Linked by Andrew Youll on Sun 10th Jul 2005 18:22 UTC, submitted by anonymous
Apple In the latest update to the technical documentation available from ADC, Apple has published this note: "Features added to Cocoa in Mac OS X versions later than 10.4 will not be added to the Cocoa-Java programming interface. Therefore, you should develop Cocoa applications using Objective-C to take advantage of existing and upcoming Cocoa features".
Thread beginning with comment 2256
To read all comments associated with this story, please click here.
I'm surprised
by on Mon 11th Jul 2005 01:15 UTC

Member since:

I'll take it one step further and say that Objective-C is irrelevant. Name a framework to use with it when not on a Mac. It makes zero sense to write ObjC unless you are writing a Cocoa app, which is not exactly a ringing endorsement for a language. If I was writing a cross-platform app for Mac, Linux and Windows I'd be looking at C++ and Carbon long before Objective-C.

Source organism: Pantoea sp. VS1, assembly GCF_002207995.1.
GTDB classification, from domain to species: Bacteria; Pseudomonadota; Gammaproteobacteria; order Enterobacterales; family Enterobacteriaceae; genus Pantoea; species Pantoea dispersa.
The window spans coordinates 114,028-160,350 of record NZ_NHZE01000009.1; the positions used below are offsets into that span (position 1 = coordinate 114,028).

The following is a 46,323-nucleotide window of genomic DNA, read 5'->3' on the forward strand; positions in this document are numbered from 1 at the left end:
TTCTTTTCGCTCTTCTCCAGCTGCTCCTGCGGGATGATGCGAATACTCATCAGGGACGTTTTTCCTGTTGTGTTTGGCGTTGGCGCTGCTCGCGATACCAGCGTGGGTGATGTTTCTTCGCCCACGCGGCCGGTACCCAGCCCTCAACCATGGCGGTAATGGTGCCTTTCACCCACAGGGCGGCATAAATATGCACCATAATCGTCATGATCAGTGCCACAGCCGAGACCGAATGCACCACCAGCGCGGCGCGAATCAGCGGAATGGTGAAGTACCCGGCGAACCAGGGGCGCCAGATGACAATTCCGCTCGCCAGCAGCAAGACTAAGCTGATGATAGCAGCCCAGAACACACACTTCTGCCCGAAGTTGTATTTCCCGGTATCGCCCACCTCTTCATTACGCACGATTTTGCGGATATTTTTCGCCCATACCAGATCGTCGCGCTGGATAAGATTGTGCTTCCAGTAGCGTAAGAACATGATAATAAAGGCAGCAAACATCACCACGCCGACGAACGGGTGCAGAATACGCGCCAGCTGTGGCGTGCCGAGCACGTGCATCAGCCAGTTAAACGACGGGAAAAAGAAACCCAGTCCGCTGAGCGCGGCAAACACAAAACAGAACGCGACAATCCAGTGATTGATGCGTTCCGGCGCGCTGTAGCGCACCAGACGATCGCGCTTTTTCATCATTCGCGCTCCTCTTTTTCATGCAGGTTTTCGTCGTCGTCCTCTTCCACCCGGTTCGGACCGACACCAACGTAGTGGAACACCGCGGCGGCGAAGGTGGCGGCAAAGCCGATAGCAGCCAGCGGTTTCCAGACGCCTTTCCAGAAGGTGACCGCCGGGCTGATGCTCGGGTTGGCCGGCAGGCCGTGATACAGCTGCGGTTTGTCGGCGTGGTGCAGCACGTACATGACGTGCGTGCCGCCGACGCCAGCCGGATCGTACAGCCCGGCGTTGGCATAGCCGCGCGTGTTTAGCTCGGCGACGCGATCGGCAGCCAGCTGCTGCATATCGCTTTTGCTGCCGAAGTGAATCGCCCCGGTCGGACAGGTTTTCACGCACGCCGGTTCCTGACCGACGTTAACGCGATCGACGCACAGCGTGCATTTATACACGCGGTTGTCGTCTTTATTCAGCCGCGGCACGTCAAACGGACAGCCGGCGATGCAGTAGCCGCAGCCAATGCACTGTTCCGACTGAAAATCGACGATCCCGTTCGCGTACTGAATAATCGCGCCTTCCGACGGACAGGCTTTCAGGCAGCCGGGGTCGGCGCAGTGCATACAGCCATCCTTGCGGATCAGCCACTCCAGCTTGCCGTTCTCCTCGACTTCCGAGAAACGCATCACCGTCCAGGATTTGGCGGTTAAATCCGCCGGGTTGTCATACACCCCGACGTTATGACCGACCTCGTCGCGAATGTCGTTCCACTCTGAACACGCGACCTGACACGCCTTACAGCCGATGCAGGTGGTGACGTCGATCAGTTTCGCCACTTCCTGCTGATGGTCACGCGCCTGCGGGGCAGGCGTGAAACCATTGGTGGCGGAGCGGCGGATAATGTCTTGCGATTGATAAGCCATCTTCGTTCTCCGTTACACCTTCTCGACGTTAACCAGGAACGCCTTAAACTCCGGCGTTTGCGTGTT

So this decision surprises me. If anything, I would have thought Apple would be moving off of ObjC and more towards Java. Of course, even better would be C# and taking on the CLR from Mono, as another poster mentioned.

Reply Score: 0

RE: I'm surprised
by mini-me on Mon 11th Jul 2005 01:44 in reply to "I'm surprised"
mini-me Member since:
2005-07-06

why would apple move to C# ? It's a microsoft product.
Why would apple move to mono? It's an open-source language which they have no control of - which is important when you are developing for your own platform!


For those who don't remember, back in the days of rhapsody, apple had yellow box for windows NT - you were able to run cocoa apps on windows! If apple wanted to they could have cocoa apps running on windows without any problems. Who knows - maybe apple has kept yellow box on the back burner just like they did with os x on intel.

Reply Parent Score: 2

RE: I'm surprised
by on Mon 11th Jul 2005 02:51 in reply to "I'm surprised"
Member since:

> It makes zero sense to write ObjC unless you are writing a Cocoa app, > which is not exactly a ringing endorsement for a language.

ObjC w/o Cocoa is still ObjC with all the dynamism, etc. present in the language. The lack of Cocoa takes nothing away it. Your criticism of the language is not well founded.

Reply Parent Score: 0